The first of Angélique's movies (by Bernard Borderie, with the beautiful Michèle Mercier, Robert Hossein, and Jean Rochefort) is shot in the wonderful settings of the Château de Tanlay.
The Château of Joffrey de Peyrac, Angélique's lover...
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Article published the 20/08/2018 in the Yonne Républicaine (article from Patricia Piquet)
Popular with filmmakers for its romantic silhouette and park, the castle has notably hosted the shooting of a few scenes from an episode of Les Angélique.
47 years after the boxing of his adventures, the shadow of the Marquise des Anges still hangs over the Château de Tanlay. "As the saga is broadcast every summer, we hear a lot about Angélique," smiles the castle guide.
A deep moat where four round towers are reflected, a majestic entrance guarded by two obelisks. But, of course, it is! The Renaissance castle, founded by François de Coligny, and the residence of Joffrey de Peyrac, Angélique's scarred husband, are like two peas in a pod.
Fans of Robert Hossein and Michèle Mercier have a keen eye because the silhouette of the building only briefly appears in the film. "You never see Tanlay exclusively in all the series and films that have been shot here," says the Countess of the Chauvinière. The directors take a little bit of Ancy, Bussy-Rabutin, Tanlay. This one is appreciated for its cheerful and attractive exteriors." Another scene of Angélique, Marquise des Anges, was shot near the Grand Canal. "The carriages were thrown at full speed into the driveway of the park," recalls the Countess.
In the spring of 1964, Bernard Borderie and his team toured Burgundy: they set up their cameras at Fontenay abbey, in the quarry of Marmagne and at the Château of Marigny-le-Cahuet in Côte-d'Or.
A treasure in the moat
In 1976, the same director plunged Tanlay back into a cloak and dagger atmosphere with the shooting of the series Ces Beaux messieurs de Bois-Doré, adapted from a novel by George Sand. "This series was a huge success. Scenes were shot in the trompe l'oeil room. There was also a treasure hidden in the moat. Actors jumped, fell back and fought in the ditches. When we cured the moat some time later, we came across a box set. We thought it was a treasure, but it was the empty tape from the movie!"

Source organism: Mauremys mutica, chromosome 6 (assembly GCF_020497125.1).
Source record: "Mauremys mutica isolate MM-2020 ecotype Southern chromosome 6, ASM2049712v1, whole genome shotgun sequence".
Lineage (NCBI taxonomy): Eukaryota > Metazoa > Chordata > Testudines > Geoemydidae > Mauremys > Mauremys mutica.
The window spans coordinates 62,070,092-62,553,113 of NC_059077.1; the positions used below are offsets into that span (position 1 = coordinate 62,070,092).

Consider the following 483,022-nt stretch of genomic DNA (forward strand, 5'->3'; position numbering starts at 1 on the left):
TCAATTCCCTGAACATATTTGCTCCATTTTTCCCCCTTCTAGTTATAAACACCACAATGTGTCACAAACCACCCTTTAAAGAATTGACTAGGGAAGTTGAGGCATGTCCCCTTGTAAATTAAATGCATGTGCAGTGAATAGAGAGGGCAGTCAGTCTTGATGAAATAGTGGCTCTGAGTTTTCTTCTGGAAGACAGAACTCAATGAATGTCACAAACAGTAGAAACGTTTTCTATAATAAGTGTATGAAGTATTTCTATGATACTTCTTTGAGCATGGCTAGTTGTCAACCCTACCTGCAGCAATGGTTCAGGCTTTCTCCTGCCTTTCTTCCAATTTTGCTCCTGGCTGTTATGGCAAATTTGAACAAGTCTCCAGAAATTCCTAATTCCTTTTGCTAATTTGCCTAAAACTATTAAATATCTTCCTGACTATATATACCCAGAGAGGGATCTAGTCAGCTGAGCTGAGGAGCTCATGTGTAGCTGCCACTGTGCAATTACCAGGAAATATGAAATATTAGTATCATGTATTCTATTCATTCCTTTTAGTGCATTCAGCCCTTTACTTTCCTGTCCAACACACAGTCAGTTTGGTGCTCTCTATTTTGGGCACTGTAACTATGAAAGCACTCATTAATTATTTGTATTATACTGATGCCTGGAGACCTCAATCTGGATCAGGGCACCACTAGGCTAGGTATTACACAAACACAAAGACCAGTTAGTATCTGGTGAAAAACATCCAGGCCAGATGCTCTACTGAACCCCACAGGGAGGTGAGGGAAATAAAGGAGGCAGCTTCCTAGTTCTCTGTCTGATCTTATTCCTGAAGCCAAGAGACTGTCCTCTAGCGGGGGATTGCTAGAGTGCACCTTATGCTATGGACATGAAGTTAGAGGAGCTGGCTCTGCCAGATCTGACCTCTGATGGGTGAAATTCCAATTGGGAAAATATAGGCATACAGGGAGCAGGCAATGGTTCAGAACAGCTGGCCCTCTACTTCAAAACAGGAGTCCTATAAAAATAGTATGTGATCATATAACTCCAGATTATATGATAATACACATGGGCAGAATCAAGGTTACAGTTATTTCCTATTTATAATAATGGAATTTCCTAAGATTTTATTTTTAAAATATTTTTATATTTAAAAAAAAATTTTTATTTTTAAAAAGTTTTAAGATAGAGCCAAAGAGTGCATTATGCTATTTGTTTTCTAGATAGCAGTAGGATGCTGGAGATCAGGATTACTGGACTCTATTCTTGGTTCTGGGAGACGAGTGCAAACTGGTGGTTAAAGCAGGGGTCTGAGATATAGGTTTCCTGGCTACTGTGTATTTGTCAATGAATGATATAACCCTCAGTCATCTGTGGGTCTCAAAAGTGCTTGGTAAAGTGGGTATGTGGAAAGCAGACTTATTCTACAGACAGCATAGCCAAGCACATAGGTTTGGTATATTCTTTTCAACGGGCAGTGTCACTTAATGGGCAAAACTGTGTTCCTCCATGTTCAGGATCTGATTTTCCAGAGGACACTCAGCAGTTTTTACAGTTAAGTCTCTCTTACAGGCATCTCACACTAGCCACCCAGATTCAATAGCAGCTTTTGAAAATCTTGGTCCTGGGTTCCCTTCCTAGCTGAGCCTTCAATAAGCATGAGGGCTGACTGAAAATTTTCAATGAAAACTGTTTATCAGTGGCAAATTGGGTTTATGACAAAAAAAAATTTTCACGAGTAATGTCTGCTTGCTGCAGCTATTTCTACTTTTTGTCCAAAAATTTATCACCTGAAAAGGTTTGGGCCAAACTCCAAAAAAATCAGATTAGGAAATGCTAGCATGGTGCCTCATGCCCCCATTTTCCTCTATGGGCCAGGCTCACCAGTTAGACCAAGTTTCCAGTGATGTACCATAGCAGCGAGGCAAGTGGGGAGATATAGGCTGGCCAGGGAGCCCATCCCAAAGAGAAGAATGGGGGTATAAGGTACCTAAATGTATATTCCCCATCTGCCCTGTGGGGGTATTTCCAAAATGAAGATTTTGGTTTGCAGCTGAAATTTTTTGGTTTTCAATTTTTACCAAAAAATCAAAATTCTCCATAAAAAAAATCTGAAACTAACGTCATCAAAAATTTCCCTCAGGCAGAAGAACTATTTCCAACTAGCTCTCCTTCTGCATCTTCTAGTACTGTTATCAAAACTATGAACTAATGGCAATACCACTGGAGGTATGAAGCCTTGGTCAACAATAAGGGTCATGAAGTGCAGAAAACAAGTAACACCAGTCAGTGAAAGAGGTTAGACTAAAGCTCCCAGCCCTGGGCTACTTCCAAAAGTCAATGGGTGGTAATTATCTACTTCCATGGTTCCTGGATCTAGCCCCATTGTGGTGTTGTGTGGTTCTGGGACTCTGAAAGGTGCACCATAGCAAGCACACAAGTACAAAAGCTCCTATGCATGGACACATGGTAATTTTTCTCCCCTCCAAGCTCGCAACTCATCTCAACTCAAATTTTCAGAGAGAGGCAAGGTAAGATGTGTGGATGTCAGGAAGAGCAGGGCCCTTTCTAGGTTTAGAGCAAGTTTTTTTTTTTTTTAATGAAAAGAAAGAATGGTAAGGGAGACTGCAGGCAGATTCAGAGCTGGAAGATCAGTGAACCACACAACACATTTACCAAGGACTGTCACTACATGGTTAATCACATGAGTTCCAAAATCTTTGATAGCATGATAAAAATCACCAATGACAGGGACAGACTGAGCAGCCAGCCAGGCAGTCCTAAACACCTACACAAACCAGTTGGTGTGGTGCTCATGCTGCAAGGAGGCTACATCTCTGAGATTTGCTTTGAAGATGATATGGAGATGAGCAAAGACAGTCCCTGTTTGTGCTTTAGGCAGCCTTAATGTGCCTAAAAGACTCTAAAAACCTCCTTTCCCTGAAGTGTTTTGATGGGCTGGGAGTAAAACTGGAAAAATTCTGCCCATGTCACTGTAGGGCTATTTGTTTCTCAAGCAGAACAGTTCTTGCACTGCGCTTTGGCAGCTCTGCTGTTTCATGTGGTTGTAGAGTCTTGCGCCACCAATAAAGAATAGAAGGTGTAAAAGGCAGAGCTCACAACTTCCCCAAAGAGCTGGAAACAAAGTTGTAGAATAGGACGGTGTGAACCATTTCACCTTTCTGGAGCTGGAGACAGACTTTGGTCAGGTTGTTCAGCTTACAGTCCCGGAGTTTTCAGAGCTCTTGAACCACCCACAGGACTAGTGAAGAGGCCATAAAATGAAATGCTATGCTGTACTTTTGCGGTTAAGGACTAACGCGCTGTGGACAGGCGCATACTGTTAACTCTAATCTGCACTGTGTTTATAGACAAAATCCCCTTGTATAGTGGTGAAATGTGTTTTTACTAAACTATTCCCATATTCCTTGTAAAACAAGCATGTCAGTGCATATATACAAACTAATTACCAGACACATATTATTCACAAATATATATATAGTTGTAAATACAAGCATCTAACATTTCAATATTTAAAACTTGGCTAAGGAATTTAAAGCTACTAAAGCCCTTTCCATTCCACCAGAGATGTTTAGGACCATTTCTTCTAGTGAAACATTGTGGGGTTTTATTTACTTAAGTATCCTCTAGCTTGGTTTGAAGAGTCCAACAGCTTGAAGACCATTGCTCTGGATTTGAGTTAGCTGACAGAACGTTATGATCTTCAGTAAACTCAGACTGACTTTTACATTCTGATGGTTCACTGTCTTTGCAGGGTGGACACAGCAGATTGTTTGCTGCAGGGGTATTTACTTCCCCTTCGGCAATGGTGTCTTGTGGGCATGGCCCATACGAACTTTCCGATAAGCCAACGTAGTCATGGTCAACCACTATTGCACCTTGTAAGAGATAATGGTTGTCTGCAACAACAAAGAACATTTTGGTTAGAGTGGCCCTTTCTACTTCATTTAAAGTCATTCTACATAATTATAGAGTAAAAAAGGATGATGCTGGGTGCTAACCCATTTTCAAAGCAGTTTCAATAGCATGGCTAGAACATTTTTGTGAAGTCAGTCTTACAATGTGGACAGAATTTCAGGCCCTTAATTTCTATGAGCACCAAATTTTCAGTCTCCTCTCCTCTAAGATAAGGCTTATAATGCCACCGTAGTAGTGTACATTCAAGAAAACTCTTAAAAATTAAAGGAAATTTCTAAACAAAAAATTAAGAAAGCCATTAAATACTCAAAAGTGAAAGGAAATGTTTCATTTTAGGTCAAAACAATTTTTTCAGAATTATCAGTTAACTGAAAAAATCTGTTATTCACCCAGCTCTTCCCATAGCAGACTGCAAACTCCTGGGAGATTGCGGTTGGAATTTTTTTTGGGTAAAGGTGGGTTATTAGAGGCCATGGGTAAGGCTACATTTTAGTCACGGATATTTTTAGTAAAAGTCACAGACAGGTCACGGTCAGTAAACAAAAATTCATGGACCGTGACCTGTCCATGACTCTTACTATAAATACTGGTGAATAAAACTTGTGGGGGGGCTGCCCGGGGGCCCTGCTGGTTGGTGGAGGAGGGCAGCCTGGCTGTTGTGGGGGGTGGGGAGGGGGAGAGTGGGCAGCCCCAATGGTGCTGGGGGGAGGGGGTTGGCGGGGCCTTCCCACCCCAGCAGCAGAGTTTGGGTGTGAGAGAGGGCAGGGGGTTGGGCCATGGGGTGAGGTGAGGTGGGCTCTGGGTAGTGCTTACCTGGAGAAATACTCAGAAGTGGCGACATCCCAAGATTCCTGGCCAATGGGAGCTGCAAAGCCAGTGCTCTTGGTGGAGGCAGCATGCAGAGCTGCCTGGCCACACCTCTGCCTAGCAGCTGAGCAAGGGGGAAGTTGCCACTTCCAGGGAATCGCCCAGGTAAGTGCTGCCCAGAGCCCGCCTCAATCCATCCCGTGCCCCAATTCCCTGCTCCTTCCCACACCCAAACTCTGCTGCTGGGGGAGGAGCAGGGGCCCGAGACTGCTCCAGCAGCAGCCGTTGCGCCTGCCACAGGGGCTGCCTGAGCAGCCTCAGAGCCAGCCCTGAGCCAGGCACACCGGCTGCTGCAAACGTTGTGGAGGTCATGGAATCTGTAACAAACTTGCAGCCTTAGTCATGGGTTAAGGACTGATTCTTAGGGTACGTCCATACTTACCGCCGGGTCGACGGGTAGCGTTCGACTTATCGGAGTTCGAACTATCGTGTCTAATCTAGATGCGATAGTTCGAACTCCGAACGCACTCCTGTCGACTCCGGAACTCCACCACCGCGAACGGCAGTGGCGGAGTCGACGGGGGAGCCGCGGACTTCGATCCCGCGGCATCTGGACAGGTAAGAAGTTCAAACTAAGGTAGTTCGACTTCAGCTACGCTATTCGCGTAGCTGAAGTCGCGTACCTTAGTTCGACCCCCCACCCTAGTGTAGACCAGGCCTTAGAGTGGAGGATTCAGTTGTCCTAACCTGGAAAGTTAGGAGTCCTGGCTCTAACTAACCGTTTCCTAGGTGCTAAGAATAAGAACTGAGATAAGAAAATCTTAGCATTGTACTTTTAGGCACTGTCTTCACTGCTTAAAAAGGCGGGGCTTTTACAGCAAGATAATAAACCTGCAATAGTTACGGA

In front of the cameras, the castle plays with the times. In the late 1960s, he dressed in the colours of the Empire for a soap opera about the life of Jean-Roch Coignet, captain of the Imperial Guard.
But in the 2000s, Tanlay returned to carriages and basket dresses for two Grand Siècle shoots. For the TV film, Julie, Maupin's knight with Sarah Biasini, Pierre Arditi played the harpsichord in the large living room. "He was in fact doubled by the great harpsichordist Jean-Patrice Brosse, who was also powdered and dressed in period costume when only his hands were filmed". In the summer of 2009, another marquise, this time from the Shadows, grazed the main courtyard with its crinoline. "Anne Parillaud played the Marquise de Brinvilliers. It was a very cheerful shooting. It must be said that we had a lot of fun every time. All these shoots took place in a good atmosphere. Of course, there are some constraints - on these days, we have to close to the public, the furniture is removed and replaced - but the castle is magnified and this brings life to the whole village. "